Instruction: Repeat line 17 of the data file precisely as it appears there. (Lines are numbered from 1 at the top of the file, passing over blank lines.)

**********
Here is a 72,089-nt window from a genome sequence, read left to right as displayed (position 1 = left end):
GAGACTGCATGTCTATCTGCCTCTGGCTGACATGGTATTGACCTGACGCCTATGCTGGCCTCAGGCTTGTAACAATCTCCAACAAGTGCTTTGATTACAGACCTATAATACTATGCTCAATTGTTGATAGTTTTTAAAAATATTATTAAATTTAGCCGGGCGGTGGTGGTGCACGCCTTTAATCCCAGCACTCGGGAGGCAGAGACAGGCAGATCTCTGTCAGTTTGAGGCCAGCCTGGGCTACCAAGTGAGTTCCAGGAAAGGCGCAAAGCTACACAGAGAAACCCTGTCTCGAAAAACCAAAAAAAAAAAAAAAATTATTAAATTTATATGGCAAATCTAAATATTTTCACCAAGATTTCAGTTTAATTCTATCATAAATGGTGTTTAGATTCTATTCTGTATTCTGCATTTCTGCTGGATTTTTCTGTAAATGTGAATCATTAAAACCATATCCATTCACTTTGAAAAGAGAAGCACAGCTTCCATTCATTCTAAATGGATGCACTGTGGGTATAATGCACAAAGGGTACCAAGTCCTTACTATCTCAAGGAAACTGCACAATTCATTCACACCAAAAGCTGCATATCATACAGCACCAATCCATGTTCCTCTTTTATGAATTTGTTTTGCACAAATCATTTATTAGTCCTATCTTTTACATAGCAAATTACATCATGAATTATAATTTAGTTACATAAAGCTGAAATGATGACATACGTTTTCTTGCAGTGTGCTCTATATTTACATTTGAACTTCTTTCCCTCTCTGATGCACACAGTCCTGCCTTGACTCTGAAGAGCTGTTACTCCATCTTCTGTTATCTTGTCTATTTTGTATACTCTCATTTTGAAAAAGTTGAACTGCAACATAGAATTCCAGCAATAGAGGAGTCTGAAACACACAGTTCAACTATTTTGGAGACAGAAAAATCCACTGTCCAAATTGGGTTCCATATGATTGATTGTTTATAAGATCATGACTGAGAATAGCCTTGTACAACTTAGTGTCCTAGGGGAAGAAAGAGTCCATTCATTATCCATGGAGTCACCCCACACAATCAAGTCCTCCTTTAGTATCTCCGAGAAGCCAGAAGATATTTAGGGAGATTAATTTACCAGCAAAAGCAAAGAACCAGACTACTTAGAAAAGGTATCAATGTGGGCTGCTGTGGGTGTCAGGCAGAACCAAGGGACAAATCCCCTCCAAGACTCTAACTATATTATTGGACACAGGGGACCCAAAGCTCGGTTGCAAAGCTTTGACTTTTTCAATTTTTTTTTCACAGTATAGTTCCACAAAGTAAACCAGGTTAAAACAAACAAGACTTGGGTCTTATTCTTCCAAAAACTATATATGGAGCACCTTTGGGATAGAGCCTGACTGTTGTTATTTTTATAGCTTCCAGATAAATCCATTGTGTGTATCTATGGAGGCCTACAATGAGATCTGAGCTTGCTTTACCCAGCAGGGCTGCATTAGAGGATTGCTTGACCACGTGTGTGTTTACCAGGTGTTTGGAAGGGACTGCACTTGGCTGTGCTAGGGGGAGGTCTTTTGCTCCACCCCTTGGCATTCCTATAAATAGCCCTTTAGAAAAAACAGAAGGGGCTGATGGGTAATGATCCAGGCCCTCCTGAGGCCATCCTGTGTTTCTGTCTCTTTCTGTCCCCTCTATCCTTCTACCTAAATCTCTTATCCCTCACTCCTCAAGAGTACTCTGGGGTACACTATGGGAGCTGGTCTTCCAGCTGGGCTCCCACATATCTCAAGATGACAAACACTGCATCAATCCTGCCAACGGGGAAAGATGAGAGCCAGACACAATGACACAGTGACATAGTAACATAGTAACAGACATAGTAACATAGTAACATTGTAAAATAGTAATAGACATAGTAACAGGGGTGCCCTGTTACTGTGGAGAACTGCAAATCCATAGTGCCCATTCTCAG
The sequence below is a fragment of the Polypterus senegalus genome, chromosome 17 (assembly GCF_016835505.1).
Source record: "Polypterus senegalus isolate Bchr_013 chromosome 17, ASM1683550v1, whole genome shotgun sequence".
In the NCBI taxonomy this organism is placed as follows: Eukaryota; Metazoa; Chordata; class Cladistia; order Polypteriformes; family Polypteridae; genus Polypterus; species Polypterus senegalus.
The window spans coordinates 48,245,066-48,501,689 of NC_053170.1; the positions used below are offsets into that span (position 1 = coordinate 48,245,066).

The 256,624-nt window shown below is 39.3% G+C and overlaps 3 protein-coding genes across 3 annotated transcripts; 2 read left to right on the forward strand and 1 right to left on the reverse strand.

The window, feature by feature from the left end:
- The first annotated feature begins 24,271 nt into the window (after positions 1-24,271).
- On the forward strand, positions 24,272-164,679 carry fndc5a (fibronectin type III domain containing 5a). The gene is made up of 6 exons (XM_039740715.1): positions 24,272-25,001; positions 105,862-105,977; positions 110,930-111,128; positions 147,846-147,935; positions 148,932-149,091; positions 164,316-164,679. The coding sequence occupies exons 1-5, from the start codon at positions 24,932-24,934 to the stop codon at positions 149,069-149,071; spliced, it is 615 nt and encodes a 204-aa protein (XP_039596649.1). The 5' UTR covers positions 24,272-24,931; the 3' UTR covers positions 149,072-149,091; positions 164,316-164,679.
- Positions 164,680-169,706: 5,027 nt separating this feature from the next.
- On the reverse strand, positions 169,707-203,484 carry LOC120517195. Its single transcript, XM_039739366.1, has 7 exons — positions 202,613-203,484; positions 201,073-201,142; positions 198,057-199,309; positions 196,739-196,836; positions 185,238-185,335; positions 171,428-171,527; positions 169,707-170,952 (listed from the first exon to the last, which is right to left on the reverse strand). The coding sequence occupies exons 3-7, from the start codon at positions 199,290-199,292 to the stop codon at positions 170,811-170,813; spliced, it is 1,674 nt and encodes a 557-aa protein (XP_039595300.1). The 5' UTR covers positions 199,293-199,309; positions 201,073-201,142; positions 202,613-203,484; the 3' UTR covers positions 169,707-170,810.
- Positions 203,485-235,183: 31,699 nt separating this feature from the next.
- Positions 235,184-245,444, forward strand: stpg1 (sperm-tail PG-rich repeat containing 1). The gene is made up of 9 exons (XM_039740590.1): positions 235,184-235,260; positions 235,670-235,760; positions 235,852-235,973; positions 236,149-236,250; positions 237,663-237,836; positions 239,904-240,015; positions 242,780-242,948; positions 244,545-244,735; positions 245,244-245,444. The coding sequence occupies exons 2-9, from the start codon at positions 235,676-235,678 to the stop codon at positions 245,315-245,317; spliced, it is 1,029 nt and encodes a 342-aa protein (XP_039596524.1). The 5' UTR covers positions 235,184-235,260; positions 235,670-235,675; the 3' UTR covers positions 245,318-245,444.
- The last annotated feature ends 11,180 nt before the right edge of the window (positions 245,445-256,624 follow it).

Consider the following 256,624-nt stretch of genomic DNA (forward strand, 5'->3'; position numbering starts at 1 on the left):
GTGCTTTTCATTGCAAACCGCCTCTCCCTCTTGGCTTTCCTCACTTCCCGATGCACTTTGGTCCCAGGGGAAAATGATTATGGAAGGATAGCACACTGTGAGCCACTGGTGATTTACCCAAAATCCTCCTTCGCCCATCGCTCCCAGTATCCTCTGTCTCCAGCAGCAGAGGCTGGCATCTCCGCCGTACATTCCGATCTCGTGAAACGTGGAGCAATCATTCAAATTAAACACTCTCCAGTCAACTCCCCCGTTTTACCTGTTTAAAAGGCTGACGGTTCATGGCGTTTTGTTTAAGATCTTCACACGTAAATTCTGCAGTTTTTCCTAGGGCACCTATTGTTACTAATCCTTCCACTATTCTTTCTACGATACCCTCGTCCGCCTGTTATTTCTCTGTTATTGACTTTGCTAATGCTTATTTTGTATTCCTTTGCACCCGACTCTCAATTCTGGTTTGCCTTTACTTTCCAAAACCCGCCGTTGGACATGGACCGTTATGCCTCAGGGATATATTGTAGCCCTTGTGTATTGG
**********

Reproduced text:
GTGCTTTTCATTGCAAACCGCCTCTCCCTCTTGGCTTTCCTCACTTCCCGATGCACTTTGGTCCCAGGGGAAAATGATTATGGAAGGATAGCACACTGTGAGCCACTGGTGATTTACCCAAAATCCTCCTTCGCCCATCGCTCCCAGTATCCTCTGTCTCCAGCAGCAGAGGCTGGCATCTCCGCCGTACATTCCGATCTCGTGAAACGTGGAGCAATCATTCAAATTAAACACTCTCCAGTCAACTCCCCCGTTTTACCTGTTTAAAAGGCTGACGGTTCATGGCGTTTTGTTTAAGATCTTCACACGTAAATTCTGCAGTTTTTCCTAGGGCACCTATTGTTACTAATCCTTCCACTATTCTTTCTACGATACCCTCGTCCGCCTGTTATTTCTCTGTTATTGACTTTGCTAATGCTTATTTTGTATTCCTTTGCACCCGACTCTCAATTCTGGTTTGCCTTTACTTTCCAAAACCCGCCGTTGGACATGGACCGTTATGCCTCAGGGATATATTGTAGCCCTTGTGTATTGG